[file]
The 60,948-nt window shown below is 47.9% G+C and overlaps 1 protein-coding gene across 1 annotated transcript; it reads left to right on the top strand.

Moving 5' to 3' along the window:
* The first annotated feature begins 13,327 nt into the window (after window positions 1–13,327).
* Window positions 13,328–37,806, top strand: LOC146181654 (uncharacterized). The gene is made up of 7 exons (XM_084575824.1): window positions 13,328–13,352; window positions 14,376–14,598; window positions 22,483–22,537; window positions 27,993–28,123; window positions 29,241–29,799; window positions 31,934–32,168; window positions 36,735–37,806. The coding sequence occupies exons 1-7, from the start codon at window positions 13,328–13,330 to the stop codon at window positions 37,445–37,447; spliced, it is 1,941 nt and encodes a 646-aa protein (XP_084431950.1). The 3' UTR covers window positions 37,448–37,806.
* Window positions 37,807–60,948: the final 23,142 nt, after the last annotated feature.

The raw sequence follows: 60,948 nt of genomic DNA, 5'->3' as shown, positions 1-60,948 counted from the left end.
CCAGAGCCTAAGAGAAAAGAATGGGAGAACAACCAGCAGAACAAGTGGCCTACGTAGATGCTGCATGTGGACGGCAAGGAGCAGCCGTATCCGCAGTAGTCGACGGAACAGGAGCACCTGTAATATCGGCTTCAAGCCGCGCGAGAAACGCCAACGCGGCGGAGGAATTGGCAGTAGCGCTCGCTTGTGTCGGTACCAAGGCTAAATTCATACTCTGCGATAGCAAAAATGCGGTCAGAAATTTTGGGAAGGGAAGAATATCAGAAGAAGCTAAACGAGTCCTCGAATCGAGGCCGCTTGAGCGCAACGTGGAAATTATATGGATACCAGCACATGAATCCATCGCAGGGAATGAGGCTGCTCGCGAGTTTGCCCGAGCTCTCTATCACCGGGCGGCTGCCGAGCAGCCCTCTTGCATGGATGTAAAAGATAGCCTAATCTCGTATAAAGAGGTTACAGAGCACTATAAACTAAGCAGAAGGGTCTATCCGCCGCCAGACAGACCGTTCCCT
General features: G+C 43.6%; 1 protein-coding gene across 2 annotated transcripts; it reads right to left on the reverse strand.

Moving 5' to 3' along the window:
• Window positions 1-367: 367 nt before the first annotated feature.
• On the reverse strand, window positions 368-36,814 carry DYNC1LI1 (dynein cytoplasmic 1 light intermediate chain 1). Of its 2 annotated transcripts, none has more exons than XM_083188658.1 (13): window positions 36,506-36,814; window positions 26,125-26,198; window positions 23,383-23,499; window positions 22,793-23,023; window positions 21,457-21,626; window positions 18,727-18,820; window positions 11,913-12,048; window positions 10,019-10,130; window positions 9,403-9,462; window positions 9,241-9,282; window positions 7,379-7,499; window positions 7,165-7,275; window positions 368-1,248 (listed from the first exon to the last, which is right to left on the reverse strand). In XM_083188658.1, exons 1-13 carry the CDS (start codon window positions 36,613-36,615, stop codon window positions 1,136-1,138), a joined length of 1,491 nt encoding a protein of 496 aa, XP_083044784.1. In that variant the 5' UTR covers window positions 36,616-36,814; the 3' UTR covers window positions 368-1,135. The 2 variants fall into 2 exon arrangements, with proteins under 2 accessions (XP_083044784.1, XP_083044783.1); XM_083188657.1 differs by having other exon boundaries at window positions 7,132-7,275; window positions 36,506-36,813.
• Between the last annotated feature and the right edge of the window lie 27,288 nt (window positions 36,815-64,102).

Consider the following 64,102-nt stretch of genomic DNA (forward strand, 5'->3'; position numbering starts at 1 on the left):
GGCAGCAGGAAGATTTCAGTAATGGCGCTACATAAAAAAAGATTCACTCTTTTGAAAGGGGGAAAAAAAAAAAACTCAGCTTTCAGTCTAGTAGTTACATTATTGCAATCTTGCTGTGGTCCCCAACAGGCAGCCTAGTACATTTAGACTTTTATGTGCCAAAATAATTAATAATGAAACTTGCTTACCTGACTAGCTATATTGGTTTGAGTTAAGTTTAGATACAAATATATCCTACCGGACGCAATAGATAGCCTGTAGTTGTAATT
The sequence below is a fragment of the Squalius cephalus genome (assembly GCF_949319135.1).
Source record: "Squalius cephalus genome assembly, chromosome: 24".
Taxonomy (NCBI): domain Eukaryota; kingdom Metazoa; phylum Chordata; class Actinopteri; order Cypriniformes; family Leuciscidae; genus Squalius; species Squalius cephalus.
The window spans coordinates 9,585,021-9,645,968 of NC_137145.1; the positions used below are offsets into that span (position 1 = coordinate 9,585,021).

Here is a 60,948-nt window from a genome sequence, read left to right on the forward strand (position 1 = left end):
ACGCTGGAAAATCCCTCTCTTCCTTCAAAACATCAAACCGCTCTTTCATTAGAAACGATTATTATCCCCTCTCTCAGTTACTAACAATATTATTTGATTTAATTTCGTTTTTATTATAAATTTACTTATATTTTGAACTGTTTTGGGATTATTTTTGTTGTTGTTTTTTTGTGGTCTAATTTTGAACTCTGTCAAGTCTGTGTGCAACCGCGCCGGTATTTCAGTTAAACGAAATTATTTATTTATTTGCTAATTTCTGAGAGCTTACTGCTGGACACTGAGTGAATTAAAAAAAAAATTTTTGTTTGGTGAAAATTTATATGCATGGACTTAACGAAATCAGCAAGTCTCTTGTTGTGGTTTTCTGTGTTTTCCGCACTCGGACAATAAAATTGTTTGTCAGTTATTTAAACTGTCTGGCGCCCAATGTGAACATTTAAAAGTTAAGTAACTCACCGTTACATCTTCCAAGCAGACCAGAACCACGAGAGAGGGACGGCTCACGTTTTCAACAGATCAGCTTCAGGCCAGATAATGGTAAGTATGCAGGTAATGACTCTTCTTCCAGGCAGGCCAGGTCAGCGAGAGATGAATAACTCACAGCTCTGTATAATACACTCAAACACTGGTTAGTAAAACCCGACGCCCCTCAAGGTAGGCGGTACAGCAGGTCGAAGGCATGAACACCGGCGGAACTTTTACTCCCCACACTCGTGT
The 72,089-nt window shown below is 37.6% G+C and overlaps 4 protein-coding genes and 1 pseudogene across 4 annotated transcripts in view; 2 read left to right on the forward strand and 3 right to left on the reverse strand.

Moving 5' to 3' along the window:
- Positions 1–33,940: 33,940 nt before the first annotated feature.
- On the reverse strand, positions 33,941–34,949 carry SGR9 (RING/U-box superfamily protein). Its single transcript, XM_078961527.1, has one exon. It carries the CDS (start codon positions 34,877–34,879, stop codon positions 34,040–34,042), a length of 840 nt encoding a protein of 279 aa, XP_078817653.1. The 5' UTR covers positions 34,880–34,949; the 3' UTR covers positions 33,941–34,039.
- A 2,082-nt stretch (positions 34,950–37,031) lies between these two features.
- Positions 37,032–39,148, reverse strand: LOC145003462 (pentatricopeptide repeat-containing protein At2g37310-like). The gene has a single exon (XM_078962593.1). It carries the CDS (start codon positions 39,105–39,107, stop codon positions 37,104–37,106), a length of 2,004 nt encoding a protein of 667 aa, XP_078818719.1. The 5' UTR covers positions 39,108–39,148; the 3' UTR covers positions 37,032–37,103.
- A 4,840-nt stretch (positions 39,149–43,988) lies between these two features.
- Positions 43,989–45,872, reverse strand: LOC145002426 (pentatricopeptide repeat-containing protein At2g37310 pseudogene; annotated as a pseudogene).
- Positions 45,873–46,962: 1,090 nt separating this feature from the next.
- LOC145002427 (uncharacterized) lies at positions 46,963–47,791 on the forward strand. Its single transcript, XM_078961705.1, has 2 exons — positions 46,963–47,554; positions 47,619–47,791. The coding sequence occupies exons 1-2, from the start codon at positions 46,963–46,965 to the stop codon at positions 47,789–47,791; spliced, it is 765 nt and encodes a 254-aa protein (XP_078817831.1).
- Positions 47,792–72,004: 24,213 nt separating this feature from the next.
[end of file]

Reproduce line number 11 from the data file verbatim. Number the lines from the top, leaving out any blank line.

• On the reverse strand, window positions 368-36,814 carry DYNC1LI1 (dynein cytoplasmic 1 light intermediate chain 1). Of its 2 annotated transcripts, none has more exons than XM_083188658.1 (13): window positions 36,506-36,814; window positions 26,125-26,198; window positions 23,383-23,499; window positions 22,793-23,023; window positions 21,457-21,626; window positions 18,727-18,820; window positions 11,913-12,048; window positions 10,019-10,130; window positions 9,403-9,462; window positions 9,241-9,282; window positions 7,379-7,499; window positions 7,165-7,275; window positions 368-1,248 (listed from the first exon to the last, which is right to left on the reverse strand). In XM_083188658.1, exons 1-13 carry the CDS (start codon window positions 36,613-36,615, stop codon window positions 1,136-1,138), a joined length of 1,491 nt encoding a protein of 496 aa, XP_083044784.1. In that variant the 5' UTR covers window positions 36,616-36,814; the 3' UTR covers window positions 368-1,135. The 2 variants fall into 2 exon arrangements, with proteins under 2 accessions (XP_083044784.1, XP_083044783.1); XM_083188657.1 differs by having other exon boundaries at window positions 7,132-7,275; window positions 36,506-36,813.